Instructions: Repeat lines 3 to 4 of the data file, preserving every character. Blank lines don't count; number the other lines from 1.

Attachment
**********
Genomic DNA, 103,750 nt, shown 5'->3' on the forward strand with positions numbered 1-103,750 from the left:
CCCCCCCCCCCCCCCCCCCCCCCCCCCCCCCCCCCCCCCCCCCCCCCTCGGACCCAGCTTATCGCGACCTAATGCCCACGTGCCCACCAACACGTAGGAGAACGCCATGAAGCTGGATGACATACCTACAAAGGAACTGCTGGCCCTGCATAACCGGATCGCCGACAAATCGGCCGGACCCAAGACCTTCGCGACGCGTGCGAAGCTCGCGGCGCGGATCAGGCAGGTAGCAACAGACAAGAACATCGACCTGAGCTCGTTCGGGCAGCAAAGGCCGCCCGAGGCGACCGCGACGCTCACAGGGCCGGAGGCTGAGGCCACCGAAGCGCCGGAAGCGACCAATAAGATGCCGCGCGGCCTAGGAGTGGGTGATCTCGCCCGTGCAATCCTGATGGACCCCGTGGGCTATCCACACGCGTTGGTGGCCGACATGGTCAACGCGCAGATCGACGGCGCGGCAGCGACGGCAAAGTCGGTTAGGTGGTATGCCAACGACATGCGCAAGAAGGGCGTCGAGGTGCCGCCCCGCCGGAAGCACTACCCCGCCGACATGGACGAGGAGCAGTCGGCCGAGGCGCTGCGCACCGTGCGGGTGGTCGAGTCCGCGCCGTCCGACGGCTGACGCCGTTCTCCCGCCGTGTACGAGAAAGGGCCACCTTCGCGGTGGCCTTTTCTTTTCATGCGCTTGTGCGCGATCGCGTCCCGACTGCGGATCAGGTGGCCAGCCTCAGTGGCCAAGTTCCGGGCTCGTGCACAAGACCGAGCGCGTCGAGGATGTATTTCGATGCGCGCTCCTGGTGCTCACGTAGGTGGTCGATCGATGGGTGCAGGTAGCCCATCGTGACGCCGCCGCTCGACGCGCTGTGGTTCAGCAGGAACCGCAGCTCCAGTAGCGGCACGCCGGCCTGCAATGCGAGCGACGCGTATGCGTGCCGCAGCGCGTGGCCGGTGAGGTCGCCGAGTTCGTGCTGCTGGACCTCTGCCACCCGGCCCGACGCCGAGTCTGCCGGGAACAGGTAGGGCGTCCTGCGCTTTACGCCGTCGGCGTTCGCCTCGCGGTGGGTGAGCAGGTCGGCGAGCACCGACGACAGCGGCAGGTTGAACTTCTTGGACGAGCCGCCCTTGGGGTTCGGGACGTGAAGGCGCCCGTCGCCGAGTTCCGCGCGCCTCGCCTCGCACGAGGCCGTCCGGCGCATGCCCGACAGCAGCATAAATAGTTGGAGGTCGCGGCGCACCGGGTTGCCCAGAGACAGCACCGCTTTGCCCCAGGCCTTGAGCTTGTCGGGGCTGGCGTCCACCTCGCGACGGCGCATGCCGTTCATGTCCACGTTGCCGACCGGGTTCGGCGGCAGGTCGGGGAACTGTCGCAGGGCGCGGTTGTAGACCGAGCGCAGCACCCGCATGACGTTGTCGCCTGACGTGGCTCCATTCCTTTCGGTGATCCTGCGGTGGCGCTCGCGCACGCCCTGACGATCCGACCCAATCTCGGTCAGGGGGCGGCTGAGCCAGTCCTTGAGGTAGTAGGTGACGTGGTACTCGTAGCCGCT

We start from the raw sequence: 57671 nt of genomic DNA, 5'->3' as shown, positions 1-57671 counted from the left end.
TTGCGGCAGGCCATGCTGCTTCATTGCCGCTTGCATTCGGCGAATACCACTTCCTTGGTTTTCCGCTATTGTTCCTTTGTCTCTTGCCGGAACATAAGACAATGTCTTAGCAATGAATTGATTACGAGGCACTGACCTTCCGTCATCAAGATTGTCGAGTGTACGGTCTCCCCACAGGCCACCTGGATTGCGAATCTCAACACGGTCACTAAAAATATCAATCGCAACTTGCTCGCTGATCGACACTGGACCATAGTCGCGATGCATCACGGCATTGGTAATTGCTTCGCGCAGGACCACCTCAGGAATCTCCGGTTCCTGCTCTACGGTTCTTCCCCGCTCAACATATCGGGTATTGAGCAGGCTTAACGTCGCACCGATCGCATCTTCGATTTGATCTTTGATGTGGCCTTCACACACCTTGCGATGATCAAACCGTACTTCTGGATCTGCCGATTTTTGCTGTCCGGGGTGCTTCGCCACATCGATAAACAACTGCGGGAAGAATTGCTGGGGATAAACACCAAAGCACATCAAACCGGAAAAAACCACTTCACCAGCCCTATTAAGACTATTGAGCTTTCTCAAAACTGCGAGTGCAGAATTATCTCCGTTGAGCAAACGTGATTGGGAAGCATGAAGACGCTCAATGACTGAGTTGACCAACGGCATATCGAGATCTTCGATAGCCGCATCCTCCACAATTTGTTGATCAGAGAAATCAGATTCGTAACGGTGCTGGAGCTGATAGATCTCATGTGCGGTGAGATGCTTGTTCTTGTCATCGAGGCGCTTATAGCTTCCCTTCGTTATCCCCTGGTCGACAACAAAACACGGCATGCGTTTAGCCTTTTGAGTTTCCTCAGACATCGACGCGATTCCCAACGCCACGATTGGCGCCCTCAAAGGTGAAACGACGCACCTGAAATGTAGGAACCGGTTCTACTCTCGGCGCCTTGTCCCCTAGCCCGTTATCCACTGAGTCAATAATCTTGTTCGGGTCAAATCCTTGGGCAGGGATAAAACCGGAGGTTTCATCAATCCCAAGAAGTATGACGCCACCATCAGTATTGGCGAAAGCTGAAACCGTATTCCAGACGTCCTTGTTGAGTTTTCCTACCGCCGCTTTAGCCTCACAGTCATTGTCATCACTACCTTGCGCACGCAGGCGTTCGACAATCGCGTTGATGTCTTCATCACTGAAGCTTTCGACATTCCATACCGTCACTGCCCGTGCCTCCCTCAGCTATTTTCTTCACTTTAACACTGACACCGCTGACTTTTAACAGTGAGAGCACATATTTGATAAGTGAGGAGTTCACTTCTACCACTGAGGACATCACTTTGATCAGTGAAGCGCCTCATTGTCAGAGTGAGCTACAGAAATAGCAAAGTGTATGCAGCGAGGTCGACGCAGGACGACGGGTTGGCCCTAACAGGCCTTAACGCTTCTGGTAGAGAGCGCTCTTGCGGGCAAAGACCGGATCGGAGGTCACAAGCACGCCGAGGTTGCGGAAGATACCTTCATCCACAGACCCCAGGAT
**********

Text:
We start from the raw sequence: 57671 nt of genomic DNA, 5'->3' as shown, positions 1-57671 counted from the left end.
TTGCGGCAGGCCATGCTGCTTCATTGCCGCTTGCATTCGGCGAATACCACTTCCTTGGTTTTCCGCTATTGTTCCTTTGTCTCTTGCCGGAACATAAGACAATGTCTTAGCAATGAATTGATTACGAGGCACTGACCTTCCGTCATCAAGATTGTCGAGTGTACGGTCTCCCCACAGGCCACCTGGATTGCGAATCTCAACACGGTCACTAAAAATATCAATCGCAACTTGCTCGCTGATCGACACTGGACCATAGTCGCGATGCATCACGGCATTGGTAATTGCTTCGCGCAGGACCACCTCAGGAATCTCCGGTTCCTGCTCTACGGTTCTTCCCCGCTCAACATATCGGGTATTGAGCAGGCTTAACGTCGCACCGATCGCATCTTCGATTTGATCTTTGATGTGGCCTTCACACACCTTGCGATGATCAAACCGTACTTCTGGATCTGCCGATTTTTGCTGTCCGGGGTGCTTCGCCACATCGATAAACAACTGCGGGAAGAATTGCTGGGGATAAACACCAAAGCACATCAAACCGGAAAAAACCACTTCACCAGCCCTATTAAGACTATTGAGCTTTCTCAAAACTGCGAGTGCAGAATTATCTCCGTTGAGCAAACGTGATTGGGAAGCATGAAGACGCTCAATGACTGAGTTGACCAACGGCATATCGAGATCTTCGATAGCCGCATCCTCCACAATTTGTTGATCAGAGAAATCAGATTCGTAACGGTGCTGGAGCTGATAGATCTCATGTGCGGTGAGATGCTTGTTCTTGTCATCGAGGCGCTTATAGCTTCCCTTCGTTATCCCCTGGTCGACAACAAAACACGGCATGCGTTTAGCCTTTTGAGTTTCCTCAGACATCGACGCGATTCCCAACGCCACGATTGGCGCCCTCAAAGGTGAAACGACGCACCTGAAATGTAGGAACCGGTTCTACTCTCGGCGCCTTGTCCCCTAGCCCGTTATCCACTGAGTCAATAATCTTGTTCGGGTCAAATCCTTGGGCAGGGATAAAACCGGAGGTTTCATCAATCCCAAGAAGTATGACGCCACCATCAGTATTGGCGAAAGCTGAAACCGTATTCCAGACGTCCTTGTTGAGTTTTCCTACCGCCGCTTTAGCCTCACAGTCATTGTCATCACTACCTTGCGCACGCAGGCGTTCGACAATCGCGTTGATGTCTTCATCACTGAAGCTTTCGACATTCCATACCGTCACTGCCCGTGCCTCCCTCAGCTATTTTCTTCACTTTAACACTGACACCGCTGACTTTTAACAGTGAGAGCACATATTTGATAAGTGAGGAGTTCACTTCTACCACTGAGGACATCACTTTGATCAGTGAAGCGCCTCATTGTCAGAGTGAGCTACAGAAATAGCAAAGTGTATGCAGCGAGGTCGACGCAGGACGACGGGTTGGCCCTAACAGGCCTTAACGCTTCTGGTAGAGAGCGCTCTTGCGGGCAAAGACCGGATCGGAGGTCACAAGCACGCCGAGGTTGCGGAAGATACCTTCATCCACAGACCCCAGGAT